Is it Christmas?
Well with the excitement and expectations of a more competitive Premiership Rugby season soon to unwrap, it certainly feels like it, and I take the chance to look at the TMO.
The TMO can create suspense, drama, disappointment or elation, and in some instances, as in last season â€“ bewilderment and disbelief.
For those people who have never seen a rugby union match, the TMO is the Television Match Official.Â And with the best intentions of fairness, the TMO has been used in rugby union since 2001.Â
A person sits in a studio in the stadium, or in an outside broadcast van if the match is televised, and watches replays of incidents – usually potential tries but also forward passes and infringements that can lead to warnings, penalties and cards â€“ attempting to clarify exactly what did happen.
But they arenâ€™t always consulted and the decision to consult is down to the referee.
The ups and downs of last season demonstrated the difficulties and pressure in quick decision making and that quite a lot is open to debate.
I remember one incidence where the referee consulted the TMO regarding a line-out and the TMO informed him that there was no time – the match finished prematurely, 9 seconds early – robbing a team of a chance to reverse the match outcome.
Then another incident happened where the TMO decided on a â€˜No Tryâ€™ and the referee overruled him and awarded the try anyway.
â€˜Then six minutes from half time Leicester scored their second controversial try as a driving maul pressured the home side back, enabling Leicesterâ€™s tight head prop Logoviâ€™I Mulipola to crash the ball over the line. However, with referee JP Doyle going to the TMO, it was clear to see the ball was held up but the referee gave the try anyway.â€™ (http://rhiannonsrugbyunionblog.blogspot.co.uk/2014_02_01_archive.html)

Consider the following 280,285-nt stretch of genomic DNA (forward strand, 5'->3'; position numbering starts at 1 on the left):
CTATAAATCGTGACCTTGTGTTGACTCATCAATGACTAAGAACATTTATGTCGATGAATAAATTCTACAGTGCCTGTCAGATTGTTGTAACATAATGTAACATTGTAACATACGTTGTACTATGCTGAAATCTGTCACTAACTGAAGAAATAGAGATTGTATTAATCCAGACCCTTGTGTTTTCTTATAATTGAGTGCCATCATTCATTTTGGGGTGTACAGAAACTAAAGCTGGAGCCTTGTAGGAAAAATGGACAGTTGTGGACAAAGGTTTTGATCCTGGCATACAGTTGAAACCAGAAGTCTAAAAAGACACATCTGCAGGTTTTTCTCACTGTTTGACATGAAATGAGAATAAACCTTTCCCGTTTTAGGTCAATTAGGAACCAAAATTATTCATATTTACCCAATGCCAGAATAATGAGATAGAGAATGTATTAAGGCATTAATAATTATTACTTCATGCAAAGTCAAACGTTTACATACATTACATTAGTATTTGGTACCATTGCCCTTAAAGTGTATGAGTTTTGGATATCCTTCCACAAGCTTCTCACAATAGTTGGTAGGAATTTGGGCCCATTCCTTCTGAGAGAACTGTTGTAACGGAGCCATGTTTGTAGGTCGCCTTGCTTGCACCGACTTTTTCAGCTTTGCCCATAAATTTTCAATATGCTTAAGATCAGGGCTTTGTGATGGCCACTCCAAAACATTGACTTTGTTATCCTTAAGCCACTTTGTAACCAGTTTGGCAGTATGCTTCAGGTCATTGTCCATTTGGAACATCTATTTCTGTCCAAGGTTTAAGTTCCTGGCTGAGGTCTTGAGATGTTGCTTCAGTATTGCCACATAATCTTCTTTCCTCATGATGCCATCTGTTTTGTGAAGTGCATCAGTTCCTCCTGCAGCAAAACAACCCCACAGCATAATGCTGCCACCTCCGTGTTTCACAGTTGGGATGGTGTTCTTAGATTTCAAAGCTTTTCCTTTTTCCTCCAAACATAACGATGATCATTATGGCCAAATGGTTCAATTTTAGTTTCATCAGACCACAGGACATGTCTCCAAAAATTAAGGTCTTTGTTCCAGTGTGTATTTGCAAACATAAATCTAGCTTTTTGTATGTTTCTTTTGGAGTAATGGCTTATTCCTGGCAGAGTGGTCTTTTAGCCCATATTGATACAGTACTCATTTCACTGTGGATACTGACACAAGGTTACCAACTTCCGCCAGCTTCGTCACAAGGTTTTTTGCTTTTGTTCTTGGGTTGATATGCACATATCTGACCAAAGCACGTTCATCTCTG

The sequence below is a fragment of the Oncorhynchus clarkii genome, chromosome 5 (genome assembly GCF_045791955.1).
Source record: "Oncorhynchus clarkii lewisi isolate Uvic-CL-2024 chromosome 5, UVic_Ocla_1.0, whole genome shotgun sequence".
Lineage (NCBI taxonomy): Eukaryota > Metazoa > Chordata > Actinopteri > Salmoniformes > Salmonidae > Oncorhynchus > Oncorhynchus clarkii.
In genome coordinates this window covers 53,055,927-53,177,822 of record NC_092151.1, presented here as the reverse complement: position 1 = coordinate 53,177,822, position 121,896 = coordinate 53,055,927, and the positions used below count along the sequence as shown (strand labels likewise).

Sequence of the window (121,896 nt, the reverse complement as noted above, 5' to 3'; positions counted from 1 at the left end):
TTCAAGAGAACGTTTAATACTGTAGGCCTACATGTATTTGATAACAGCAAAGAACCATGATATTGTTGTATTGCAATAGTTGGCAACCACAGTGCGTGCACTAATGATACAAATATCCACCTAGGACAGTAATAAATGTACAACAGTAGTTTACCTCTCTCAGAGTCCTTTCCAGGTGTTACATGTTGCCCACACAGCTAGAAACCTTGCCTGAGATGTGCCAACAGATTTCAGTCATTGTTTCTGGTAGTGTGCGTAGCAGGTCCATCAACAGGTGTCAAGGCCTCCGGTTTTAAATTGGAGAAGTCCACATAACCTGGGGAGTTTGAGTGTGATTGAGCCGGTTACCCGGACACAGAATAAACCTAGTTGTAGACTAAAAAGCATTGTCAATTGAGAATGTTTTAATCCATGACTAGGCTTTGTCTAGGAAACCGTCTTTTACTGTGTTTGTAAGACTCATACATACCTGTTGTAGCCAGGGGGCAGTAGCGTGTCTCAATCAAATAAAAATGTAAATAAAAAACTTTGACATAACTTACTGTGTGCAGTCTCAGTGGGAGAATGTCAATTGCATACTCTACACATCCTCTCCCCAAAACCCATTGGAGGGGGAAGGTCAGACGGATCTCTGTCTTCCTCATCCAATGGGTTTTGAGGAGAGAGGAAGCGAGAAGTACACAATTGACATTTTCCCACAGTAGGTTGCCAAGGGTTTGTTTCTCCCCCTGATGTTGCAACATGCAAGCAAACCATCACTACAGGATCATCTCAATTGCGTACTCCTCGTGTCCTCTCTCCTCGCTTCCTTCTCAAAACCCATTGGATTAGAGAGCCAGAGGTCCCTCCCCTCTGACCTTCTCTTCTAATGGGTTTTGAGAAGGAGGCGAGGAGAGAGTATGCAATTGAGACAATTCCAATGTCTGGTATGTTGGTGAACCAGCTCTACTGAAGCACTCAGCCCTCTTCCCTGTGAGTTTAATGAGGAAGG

And then of course there is the â€˜crooked feedâ€™ conundrum;
â€˜And there you have it, the moment we were all waiting for, an official to make an irrational decision to penalise Gloucester for not feeding the ball straight in the scrum. Expected? Yes. Amazed? No. Frustrated? Very; especially as Luke Pearce hadn’t brought this to our attention for the last seventy-odd minutes! (http://rhiannonsrugbyunionblog.blogspot.co.uk/2014_02_01_archive.html)
â€˜Gloucester restored their pride today but this episode begs the question, if TMO’s are called upon to verify what did happen, when can they be called upon to clarify what didn’t happen? Discuss.â€™
Not to mention the TMO decisions of the Aviva Premiership Final which have been described as a â€˜shamblesâ€™ by Saracens Chief Executive Edward Griffiths where it took four minutes to award Northampton’s winning try and there were also two disallowed tries. (One actually awarded – points on the board – and then reversed).
‘On closer inspection by Graham Hughes the TMO, the pass to Farrell was ruled forward, the try was disallowed and the score reversed.Â Disbelief and shock swamped the Saracens supporters, not to mention the players. Farrell hobbled off with a leg injury.’ (http://rhiannonsrugbyunionblog.blogspot.co.uk/2014_06_01_archive.html)
As a rugby player and a fan, Iâ€™m sure that the whole rugby family would like to see consistency, fairness and a clear demonstration of attempts to ensure fairness.
The effort and commitment of such a physical and sometimes dangerous game for these professionals deserves no less.